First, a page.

Understanding where ageing occurs, how it is experienced by different people in different places, and in what ways it is transforming our communities, economies and societies at all levels has become crucial for the development of informed research, policy and programmes.
This book focuses on the interdisciplinary field of study – geographical gerontology – that addresses these issues. With contributions from more than 30 leading geographers and gerontologists, the book examines the scope and depth of geographical perspectives, concepts and approaches applied to the study of ageing, old age and older populations. The book features 25 chapters organized into five parts that cover the field’s theoretical traditions and intellectual evolution; the contributions of key disciplinary perspectives from population geography, social and cultural geography, health geography, urban planning and environmental studies; the scales of inquiry within geographical gerontology from the global to the embodied; the thematic breadth of contemporary issues of interest that define the field (places, spaces and landscapes of ageing); and a discussion about challenges, opportunities and agendas for future developments in geography and gerontology.
This book provides the first comprehensive foundation of knowledge about the state of the art of geographical gerontology that will be of interest to scholars of ageing around the world.
Table of Contents
Preface Part I. Introduction 1. Introduction to geographical gerontology Mark W. Skinner, Gavin J. Andrews and Malcolm P. Cutchin 2 Space and place in geographical gerontology Gavin J. Andrews, Malcolm P. Cutchin and Mark W. Skinner Part II. Geographical perspectives on ageing 3. Health geographies of ageing Janine L. Wiles 4. Social and cultural geographies of ageing Christine Milligan and Anna Tarrant 5. Population geographies of older people Mark W. Rosenberg and Kathi Wilson 6. Planning and design of ageing communities Judith E. Phillips 7. Environment and ageing Keith Diaz Moore Part III. Geographical scales of inquiry 8. Global ageing David R. Phillips and Zhixin Feng 9. Ageing in low- and middle-income countries Andrea Rishworth and Susan J. Elliott 10. Urban ageing: new agendas for geographical gerontology Tine Buffel and Chris Phillipson 11. Rural ageing Mark W. Skinner and Rachel Winterton 12. Ageing communities Sarah A. Lovell 13. Household spaces of ageing Anne Martin-Matthews and Denise S. Cloutier 14. Embodiment and emotion in later life Rachel Herron Part IV. Key issues in geographical gerontology 15. Explaining the ageing in place realities of older adults Stephen Golant 16. Being in place Graham D. Rowles 17. Active relationships of ageing people and places Malcolm P. Cuthcin 18. Older persons, place and health care accessibility Neil Hanlon 19. Mobilities and ageing Anthony C. Gatrell 20. Constructions of old-age social exclusion Kieran Walsh 21. Employed ca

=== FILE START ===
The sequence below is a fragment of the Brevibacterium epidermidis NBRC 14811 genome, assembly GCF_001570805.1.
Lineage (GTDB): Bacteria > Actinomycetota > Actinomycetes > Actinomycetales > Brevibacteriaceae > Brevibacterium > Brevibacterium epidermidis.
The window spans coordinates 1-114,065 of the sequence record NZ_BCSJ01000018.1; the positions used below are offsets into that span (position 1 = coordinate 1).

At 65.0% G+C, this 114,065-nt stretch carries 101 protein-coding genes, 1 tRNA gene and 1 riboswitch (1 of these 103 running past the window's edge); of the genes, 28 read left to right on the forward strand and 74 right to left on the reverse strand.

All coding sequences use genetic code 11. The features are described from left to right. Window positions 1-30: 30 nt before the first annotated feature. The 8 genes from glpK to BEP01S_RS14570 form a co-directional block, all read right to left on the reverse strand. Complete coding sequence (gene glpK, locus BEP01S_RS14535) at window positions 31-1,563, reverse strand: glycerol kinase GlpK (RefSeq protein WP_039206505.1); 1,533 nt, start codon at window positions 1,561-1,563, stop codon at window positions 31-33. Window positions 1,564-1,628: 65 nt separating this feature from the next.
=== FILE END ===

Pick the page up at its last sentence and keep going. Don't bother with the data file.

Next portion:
Mark W. Skinner, Ph.D., is Professor of Geography, Canada Research Chair in Rural Aging, Health and Social Care, and Director, Trent Centre for Aging & Society, Trent University, Canada.
Gavin J. Andrews, Ph.D., is Professor and founding Chair, Department of Health, Aging and Society, McMaster University, Canada.
Malcolm P. Cutchin, Ph.D., is Professor, Department of Health Care Sciences, Wayne State University, USA.
"Geographical Gerontology: Perspectives, Concepts, Approaches takes a critical perspective by acknowledging and addressing the diversity of the aging experience. There is much discussion of understanding aging and differences among older adults by gender, socioeconomic status, race, ethnicity, location (e.g., urban vs rural), morbidity, and mental health. Focusing on these dimensions allows us to understand how and why older adults interact with space and place."
- Marie Y. Savundranayagam, PhD, School of Health Studies, Faculty of Health Sciences, Western University London Ontario, Canada